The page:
It is also important to review their employment history in previous positions. If it is erratic, this should raise significant concerns. Make sure you contact references personally, as well as contacting previous employers that may not necessarily be listed as contacts. This will help you gain a more accurate indication of the applicant’s character and skill set.

Refining the menu and pricing policy

Many clubs have overly extensive menus in an endeavour to please everybody. This substantially increases the carrying and turnover cost of food and significantly increases labour requirements. Instead, pick one style of cuisine and excel at its delivery.

Pricing policies should be determined by the budgeted profit required of the catering operation. For most clubs, this will generally be more than they are charging if proper accounting standards are applied. Profit only comes from charging the right price and managing the cost of goods and labour. Catering operations can be assisted in managing its more complicated cost controls by ensuring that the financial controller has an involvement in stock takes, food ordering, and costed rosters.

The disproportion of time spent to profit

Where managers have little kitchen and catering management experience, the kitchen is a mystery room and is generally the least visited area. Ironically, it’s the main facility that commands a significant amount of the manager’s time and committee’s attention for a host of operational and quality issues. More often than not, the manager’s time will be disproportionate to its profit contribution.

Biting off more than you can chew

In addition to the operational and quality issues that in-house catering generates, there are other significant issues a venue must consider including industrial relations, staff turnover, service times, consistency, food hygiene and work health and safety, as well as the battle to make a profit or reduce losses.

Contract Catering

There are several reasons why some clubs choose to the contract catering model, amongst them include:

  1. Identifiable and controllable costs
  2. Guaranteed rental income
  3. Total responsibility or shared responsibility for the cost of maintenance and power
  4. The elimination of risk – human resources and industrial relations
  5. Shared responsibility in public liability insurance and compliance costs
  6. Extra time to focus on more profitable areas of the business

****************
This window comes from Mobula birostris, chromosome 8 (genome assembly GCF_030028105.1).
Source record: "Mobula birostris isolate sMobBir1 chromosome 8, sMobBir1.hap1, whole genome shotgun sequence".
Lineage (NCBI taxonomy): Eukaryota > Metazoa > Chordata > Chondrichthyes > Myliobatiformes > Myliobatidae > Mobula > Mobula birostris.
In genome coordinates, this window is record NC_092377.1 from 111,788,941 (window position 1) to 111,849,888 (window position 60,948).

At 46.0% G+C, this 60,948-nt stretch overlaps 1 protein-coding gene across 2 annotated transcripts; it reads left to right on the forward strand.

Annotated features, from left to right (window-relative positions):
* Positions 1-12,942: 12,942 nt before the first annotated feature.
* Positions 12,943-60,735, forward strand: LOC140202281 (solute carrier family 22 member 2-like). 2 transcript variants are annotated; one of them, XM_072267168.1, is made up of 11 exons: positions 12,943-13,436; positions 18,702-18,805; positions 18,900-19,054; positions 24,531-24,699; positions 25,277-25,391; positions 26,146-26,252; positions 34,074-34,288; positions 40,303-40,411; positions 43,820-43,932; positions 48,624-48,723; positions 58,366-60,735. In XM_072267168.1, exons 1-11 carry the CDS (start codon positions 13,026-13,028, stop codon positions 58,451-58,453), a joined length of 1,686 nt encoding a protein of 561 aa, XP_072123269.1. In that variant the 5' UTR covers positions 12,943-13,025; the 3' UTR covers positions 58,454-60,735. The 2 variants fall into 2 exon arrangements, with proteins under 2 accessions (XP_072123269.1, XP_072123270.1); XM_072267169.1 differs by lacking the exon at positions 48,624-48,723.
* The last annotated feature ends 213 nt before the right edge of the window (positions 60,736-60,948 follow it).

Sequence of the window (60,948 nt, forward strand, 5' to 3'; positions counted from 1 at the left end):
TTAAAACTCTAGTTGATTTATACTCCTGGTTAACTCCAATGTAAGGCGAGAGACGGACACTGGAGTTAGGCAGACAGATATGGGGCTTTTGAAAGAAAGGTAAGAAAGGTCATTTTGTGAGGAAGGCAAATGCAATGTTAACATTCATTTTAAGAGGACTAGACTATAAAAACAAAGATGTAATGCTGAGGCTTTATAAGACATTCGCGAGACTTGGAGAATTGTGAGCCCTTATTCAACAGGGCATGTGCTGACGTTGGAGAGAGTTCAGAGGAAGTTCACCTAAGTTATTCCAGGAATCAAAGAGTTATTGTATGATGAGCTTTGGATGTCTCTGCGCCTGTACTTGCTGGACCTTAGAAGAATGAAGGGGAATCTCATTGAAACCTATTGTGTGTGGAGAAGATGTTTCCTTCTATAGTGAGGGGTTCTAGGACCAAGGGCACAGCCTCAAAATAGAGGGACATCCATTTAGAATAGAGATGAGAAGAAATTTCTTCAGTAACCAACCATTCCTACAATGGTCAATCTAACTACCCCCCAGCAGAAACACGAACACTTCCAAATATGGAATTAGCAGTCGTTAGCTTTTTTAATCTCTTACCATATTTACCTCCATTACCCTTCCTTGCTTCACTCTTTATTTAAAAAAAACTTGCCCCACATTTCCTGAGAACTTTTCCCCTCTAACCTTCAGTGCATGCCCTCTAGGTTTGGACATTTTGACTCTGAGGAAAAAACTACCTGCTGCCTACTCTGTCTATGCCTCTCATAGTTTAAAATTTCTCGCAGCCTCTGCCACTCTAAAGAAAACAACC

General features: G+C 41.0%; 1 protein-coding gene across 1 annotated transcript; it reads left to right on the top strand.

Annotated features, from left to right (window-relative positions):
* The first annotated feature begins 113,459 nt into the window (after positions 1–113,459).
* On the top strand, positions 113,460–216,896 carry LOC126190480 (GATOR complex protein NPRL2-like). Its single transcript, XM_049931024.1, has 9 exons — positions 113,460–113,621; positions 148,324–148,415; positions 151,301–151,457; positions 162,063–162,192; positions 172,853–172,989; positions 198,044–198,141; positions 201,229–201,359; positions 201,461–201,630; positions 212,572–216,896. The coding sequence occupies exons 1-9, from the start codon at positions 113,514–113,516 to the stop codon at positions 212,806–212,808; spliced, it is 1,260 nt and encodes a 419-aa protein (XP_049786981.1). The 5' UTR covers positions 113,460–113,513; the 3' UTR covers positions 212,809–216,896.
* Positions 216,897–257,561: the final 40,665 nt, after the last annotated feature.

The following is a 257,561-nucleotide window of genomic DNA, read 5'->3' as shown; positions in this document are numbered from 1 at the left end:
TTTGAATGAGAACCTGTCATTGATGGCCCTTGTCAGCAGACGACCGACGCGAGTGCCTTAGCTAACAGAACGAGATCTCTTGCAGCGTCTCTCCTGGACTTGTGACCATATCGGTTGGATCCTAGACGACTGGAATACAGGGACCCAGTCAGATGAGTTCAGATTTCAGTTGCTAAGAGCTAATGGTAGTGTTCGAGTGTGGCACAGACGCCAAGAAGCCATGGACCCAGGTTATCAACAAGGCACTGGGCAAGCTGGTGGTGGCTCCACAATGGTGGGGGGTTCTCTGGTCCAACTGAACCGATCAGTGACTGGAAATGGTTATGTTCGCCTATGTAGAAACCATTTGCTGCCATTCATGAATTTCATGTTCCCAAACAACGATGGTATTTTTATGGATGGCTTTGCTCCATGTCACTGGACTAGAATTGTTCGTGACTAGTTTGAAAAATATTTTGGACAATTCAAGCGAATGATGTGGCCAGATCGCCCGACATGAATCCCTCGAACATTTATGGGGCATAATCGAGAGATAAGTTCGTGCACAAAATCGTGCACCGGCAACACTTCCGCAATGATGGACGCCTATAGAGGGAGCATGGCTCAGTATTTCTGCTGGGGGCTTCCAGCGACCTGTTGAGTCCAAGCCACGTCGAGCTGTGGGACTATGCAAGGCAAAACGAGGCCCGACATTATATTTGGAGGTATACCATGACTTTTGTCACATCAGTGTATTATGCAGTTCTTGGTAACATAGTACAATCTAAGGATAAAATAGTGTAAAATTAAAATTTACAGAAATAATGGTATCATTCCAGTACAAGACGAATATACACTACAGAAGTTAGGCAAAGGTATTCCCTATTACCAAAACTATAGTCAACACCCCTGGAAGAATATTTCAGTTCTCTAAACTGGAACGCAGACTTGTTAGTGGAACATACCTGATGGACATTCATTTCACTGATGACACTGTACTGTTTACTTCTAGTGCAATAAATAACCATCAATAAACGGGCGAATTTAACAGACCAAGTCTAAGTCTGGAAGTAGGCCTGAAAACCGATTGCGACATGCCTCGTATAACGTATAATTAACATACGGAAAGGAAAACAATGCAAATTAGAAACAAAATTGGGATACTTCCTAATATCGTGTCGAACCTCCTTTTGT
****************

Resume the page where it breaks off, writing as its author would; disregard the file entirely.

7. Gain a greater measure of flexibility and control

I indicated in the beginning of this article, I receive as many complaints from managers about the chef and their in-house catering operation as I do those about the contract caterer. In both cases, the common problem is caused by a lack of research into what style of catering clubs want to offer, and documented requirements of the performance, quality and service expectations from the chef or their contract caterer. Some clubs will argue that they lose flexibility with a catering contract, but that only occurs where the terms and conditions of the contract caterer have not been carefully developed.

Poor catering operation performance of either type is quite often caused by a lack of knowledge of catering operations, as most managers will have developed a background in gaming or beverage management.  Many catering issues can be resolved if managers spent more time reviewing catering operations against documented performance standards and consistent supervision of the department. In many instances where I been involved in analysing poor catering in club operations, it’s generally not the chef or the contract caterer that has created an issue, but the club itself in not clearly documenting the expectations and developing appropriate terms and conditions.

I know many excellent club chefs and an equal number of quality contract caterers operating in the club environment. It’s ultimately the management of the club that determines the success or failure of whatever means of catering operation they use.

DWS is currently managing the contract catering arrangements for a range of venues across Queensland, Victoria and New South Wales. We also specialise in the recruitment of head chefs as well as developing the careers of over 150 apprentice chefs in the Queensland club industry. To discuss your venue’s catering operations, contact John Dickson at john@dws.net.au or call (07) 3878 9355.